Amelia East was independent advisor to a select committee considering the Three Waters reform bills. Digital montage: Newsroom/Getty Images

The parliamentary advisor who helped MPs discover 32 unauthorised changes to the Three Waters reforms bills is calling for a wider review, saying it would be “potentially dangerous” to assume this is an isolated case.

The finance and expenditure select committee reported last week that Department of Internal Affairs’ officials went behind MPs’ backs to make changes to the Three Waters reforms that MPs didn’t agree with.

“There was an arrogance that came through during the latter stages from the department that I don’t think was helpful to ensuring that we’ve got the right outcome,” says Amelia East, who advised the committee.

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East, the New Zealand head of infrastructure consultancy HKA, says her experience shows the need for specialist advice to all select committees. “Now, seeing how the sausage is being made, I would be categorically recommending an independent advisor, de facto on all bills.”

The unauthorised changes spotted by East and the MPs included an apparent attempt to undo critical committee changes to stormwaters management, removing the explicit requirement to engage with mana whenua, and giving the minister power to redact information from the Governor-General’s orders in council.

East’s advice to the finance and expenditure select committee documents 32 changes made by Internal Affairs to the main water services bills without any apparent approval by MPs.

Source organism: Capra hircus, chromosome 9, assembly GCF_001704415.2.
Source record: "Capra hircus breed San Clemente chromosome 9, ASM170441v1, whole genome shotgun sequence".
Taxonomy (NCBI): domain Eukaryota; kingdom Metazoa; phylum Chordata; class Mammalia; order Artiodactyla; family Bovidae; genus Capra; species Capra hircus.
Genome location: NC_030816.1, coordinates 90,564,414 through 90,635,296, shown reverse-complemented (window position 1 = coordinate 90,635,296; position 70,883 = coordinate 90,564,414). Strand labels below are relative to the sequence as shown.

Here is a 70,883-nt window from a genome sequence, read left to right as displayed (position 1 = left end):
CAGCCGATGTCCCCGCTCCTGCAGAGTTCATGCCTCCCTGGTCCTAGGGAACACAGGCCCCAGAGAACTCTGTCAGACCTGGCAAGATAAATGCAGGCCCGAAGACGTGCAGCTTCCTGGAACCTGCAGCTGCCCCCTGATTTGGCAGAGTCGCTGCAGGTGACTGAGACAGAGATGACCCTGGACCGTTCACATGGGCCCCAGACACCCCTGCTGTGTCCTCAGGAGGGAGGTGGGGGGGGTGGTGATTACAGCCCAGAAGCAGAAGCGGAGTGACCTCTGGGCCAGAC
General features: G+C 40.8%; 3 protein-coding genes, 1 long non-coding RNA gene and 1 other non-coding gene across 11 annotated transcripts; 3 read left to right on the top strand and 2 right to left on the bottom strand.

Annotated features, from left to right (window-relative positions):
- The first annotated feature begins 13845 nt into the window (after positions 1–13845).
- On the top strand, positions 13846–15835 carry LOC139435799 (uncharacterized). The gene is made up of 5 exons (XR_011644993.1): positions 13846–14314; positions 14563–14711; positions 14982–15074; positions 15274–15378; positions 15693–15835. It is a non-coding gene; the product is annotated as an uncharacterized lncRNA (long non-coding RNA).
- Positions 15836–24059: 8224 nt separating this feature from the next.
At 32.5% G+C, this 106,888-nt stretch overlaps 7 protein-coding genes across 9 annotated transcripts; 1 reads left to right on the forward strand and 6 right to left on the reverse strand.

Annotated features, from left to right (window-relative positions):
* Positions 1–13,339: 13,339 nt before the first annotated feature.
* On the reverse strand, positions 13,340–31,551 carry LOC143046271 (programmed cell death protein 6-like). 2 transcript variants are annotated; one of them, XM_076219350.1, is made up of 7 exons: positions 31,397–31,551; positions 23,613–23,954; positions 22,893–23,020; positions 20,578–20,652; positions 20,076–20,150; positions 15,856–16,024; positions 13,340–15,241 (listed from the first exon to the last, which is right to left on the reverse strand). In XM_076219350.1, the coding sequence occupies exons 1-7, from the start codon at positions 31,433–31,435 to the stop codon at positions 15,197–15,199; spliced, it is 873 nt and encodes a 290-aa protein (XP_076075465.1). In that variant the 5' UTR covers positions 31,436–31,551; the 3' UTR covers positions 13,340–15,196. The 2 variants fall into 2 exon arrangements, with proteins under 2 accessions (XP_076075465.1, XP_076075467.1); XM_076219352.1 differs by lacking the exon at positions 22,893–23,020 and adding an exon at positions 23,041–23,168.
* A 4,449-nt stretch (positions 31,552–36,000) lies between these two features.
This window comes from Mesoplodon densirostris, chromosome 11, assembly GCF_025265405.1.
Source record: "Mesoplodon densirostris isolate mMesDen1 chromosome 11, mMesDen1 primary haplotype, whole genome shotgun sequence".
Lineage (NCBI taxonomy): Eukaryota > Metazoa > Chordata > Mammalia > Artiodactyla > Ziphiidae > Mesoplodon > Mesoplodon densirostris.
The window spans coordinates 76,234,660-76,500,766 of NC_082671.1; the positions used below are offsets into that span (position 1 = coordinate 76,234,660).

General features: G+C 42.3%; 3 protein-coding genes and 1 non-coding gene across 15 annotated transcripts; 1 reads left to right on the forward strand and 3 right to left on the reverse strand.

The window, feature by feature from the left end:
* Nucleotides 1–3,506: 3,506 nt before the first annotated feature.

“The only way the public and committee can have confidence in the legislative process is knowing that departments are running the process with the rigour that is demanded by a democracy.”
– Amelia East, independent advisor

East, herself, was a senior manager on the Internal Affairs Three Waters programme, until the start of last year. But she says that didn’t affect her relationship with Internal Affairs officials. “I was trained at Treasury. For me, providing free and frank advice has always been my role. I didn’t find it difficult. I imagine Internal Affairs probably found it harder.”

Internal Affairs’ local government arm is headed by deputy chief executive Michael Lovett. Hamiora Bowkett reports to him as executive director of the reform programme.

Newsroom has asked what disciplinary action will now be taken, whether the department’s leadership will be apologising to MPs, and whether the department will be reviewing its actions on other bills.

Hamiora Bowkett, executive director of the water services reform programme, say MPs’ concerns were addressed through the committee process. Photo: Supplied